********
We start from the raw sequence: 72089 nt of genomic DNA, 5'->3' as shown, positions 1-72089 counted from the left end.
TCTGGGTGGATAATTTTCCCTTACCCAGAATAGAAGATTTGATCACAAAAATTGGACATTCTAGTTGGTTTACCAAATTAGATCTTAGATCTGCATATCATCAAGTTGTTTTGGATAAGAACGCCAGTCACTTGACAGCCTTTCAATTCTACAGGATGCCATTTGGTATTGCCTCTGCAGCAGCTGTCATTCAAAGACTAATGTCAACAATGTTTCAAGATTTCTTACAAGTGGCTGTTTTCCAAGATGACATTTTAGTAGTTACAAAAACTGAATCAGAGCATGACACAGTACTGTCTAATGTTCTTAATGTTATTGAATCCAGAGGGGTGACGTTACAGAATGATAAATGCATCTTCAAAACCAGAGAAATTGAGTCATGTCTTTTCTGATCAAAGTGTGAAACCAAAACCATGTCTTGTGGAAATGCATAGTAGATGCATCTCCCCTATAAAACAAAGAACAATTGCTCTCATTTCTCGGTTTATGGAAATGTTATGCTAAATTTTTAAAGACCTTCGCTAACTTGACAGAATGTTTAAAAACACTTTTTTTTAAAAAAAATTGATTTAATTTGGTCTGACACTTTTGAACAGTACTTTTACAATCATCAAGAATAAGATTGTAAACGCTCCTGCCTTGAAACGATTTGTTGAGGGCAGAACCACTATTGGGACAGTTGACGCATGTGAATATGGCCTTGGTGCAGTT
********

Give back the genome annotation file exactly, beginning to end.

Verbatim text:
We start from the raw sequence: 72089 nt of genomic DNA, 5'->3' as shown, positions 1-72089 counted from the left end.
TCTGGGTGGATAATTTTCCCTTACCCAGAATAGAAGATTTGATCACAAAAATTGGACATTCTAGTTGGTTTACCAAATTAGATCTTAGATCTGCATATCATCAAGTTGTTTTGGATAAGAACGCCAGTCACTTGACAGCCTTTCAATTCTACAGGATGCCATTTGGTATTGCCTCTGCAGCAGCTGTCATTCAAAGACTAATGTCAACAATGTTTCAAGATTTCTTACAAGTGGCTGTTTTCCAAGATGACATTTTAGTAGTTACAAAAACTGAATCAGAGCATGACACAGTACTGTCTAATGTTCTTAATGTTATTGAATCCAGAGGGGTGACGTTACAGAATGATAAATGCATCTTCAAAACCAGAGAAATTGAGTCATGTCTTTTCTGATCAAAGTGTGAAACCAAAACCATGTCTTGTGGAAATGCATAGTAGATGCATCTCCCCTATAAAACAAAGAACAATTGCTCTCATTTCTCGGTTTATGGAAATGTTATGCTAAATTTTTAAAGACCTTCGCTAACTTGACAGAATGTTTAAAAACACTTTTTTTTAAAAAAAATTGATTTAATTTGGTCTGACACTTTTGAACAGTACTTTTACAATCATCAAGAATAAGATTGTAAACGCTCCTGCCTTGAAACGATTTGTTGAGGGCAGAACCACTATTGGGACAGTTGACGCATGTGAATATGGCCTTGGTGCAGTT